In response to the blockade of West Berlin, the United States and Britain also organized a counter-blockade against the Soviet occupation zone: the shipment of coal and steel to East Germany was stopped. This had a serious impact on the industry of the Soviet occupation zone. Therefore, seeing that the blockade of West Berlin did not have the desired effect, Stalin lifted the blockade on May 12, 1949. Nevertheless, Western countries continued to supply through the air corridor until September 30 to create a stockpile.
278,228 flights were made within 15 months. In other words, an average of 600 (!) flights every day. Or, on average, a flight every 2 minutes and 24 seconds. But this was on average, the difference between flights during the busiest times of supply was less than 1 minute. Hundreds of planes every day, regardless of weather conditions, in good weather, bad weather, fog, rain, snow, night and day.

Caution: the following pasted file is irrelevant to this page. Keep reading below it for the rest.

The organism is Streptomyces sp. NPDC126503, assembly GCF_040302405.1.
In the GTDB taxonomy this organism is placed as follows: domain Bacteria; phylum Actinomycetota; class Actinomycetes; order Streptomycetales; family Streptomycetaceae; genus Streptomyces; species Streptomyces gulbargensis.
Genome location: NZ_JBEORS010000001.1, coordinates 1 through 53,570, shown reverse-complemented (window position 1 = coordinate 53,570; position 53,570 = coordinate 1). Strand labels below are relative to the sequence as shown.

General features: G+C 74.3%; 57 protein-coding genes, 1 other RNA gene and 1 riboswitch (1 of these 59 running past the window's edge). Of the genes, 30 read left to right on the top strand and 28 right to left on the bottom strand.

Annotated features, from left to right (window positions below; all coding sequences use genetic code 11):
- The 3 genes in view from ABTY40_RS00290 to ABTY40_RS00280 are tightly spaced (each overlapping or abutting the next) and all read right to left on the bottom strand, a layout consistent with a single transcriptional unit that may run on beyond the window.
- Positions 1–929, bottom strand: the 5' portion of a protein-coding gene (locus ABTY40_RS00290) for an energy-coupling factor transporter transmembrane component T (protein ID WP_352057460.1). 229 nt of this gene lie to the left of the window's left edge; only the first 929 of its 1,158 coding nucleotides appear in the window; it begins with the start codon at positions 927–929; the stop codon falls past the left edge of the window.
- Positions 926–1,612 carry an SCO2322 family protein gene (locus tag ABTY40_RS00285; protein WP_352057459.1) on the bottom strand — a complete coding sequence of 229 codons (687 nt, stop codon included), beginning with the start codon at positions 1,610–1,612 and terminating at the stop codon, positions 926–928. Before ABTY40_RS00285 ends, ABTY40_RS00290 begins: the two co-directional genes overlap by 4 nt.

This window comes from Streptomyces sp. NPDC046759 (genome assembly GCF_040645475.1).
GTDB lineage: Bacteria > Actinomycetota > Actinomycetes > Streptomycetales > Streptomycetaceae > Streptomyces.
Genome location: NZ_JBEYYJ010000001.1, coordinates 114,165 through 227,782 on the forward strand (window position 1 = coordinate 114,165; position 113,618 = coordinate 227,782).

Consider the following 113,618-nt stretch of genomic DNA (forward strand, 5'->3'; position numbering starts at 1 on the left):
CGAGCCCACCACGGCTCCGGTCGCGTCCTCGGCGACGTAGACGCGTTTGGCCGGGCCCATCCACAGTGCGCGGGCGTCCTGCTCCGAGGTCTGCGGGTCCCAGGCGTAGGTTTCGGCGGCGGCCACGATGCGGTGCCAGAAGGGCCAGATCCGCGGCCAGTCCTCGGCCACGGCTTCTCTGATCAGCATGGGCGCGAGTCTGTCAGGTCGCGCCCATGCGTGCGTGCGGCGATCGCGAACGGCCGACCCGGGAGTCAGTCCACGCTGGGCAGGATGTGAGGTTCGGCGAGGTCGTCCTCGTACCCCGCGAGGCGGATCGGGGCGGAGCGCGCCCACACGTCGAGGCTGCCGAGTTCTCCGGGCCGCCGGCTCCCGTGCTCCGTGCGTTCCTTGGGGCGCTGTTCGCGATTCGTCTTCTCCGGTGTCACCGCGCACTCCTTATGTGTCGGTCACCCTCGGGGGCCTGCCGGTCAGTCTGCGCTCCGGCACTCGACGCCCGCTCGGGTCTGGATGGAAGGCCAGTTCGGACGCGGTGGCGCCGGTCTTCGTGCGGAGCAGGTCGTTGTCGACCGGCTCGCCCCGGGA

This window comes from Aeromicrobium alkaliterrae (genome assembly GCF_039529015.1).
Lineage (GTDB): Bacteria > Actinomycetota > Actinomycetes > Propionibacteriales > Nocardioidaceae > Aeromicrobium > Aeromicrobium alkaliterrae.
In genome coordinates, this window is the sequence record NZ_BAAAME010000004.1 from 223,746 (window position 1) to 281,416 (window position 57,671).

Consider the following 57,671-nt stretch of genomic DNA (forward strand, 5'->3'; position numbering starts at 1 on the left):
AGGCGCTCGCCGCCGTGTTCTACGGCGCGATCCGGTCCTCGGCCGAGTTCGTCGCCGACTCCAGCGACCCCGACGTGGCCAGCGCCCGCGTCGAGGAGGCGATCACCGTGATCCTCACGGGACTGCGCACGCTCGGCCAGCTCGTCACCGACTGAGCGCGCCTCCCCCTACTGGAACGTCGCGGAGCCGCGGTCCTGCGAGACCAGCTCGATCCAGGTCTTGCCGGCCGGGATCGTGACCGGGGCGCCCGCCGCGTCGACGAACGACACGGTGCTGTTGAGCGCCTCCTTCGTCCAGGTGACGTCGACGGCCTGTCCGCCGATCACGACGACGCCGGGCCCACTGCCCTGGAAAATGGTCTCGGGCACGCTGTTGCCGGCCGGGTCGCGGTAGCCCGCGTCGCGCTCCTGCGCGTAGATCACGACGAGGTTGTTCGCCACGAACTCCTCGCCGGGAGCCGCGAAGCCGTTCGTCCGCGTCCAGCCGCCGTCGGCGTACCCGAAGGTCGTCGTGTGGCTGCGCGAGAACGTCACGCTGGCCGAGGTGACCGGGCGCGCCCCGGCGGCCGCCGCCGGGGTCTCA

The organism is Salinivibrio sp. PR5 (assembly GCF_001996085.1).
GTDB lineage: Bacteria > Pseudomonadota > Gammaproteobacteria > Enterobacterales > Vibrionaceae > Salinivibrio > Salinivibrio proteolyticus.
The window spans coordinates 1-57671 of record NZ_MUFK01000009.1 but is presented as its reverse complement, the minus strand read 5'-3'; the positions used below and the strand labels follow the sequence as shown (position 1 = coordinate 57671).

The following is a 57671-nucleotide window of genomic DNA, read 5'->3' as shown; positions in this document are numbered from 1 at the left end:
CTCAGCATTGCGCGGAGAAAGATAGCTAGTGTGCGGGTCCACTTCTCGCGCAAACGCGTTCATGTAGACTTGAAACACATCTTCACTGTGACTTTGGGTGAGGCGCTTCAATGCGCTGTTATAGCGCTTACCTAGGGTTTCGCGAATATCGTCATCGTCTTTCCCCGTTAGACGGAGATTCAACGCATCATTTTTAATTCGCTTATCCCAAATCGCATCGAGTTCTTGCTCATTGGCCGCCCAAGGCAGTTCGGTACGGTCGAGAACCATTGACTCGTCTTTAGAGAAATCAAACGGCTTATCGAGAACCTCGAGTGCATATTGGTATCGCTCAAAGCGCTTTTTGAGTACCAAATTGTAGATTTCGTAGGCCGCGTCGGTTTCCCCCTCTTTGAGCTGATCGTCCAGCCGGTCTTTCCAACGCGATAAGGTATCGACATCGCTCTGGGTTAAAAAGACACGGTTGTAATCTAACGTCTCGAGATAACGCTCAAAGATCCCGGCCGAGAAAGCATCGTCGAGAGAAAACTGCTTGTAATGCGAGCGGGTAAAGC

In general, more than 2.3 million tons of cargo were transported during the operation. 76.4% of them are Americans, and 23.3% are British. The record daily supply is said to be 12,941 tons (April 15 to 16, 1949). American planes traveled 148 million km, which is roughly the distance from the Earth to the Sun.
Berliners working at Tempelhof and Gatow airports also created chaos when unloading cargo. of a brigade of 12 people 10 it is known that it unloads a ton load in 5 minutes and 45 seconds.
It would be a miracle for such a huge operation to happen without an accident, unfortunately, a miracle did not happen. As a result, 39 British, 31 American pilots and 13 Berliners perished it happened
11 days after the lifting of the blockade, on May 23, the Federal Republic of Germany was established in Trizonia, the occupation zone of the USA, Great Britain and France. The USSR, in response, created the German Democratic Republic in its occupation zone on October 7. West Berlin is special political unit continued its existence as This split situation continued until October 3, 1990.
The most sentimental story of the Berlin blockade is the “raisin bombings”, which I will talk about in my next article.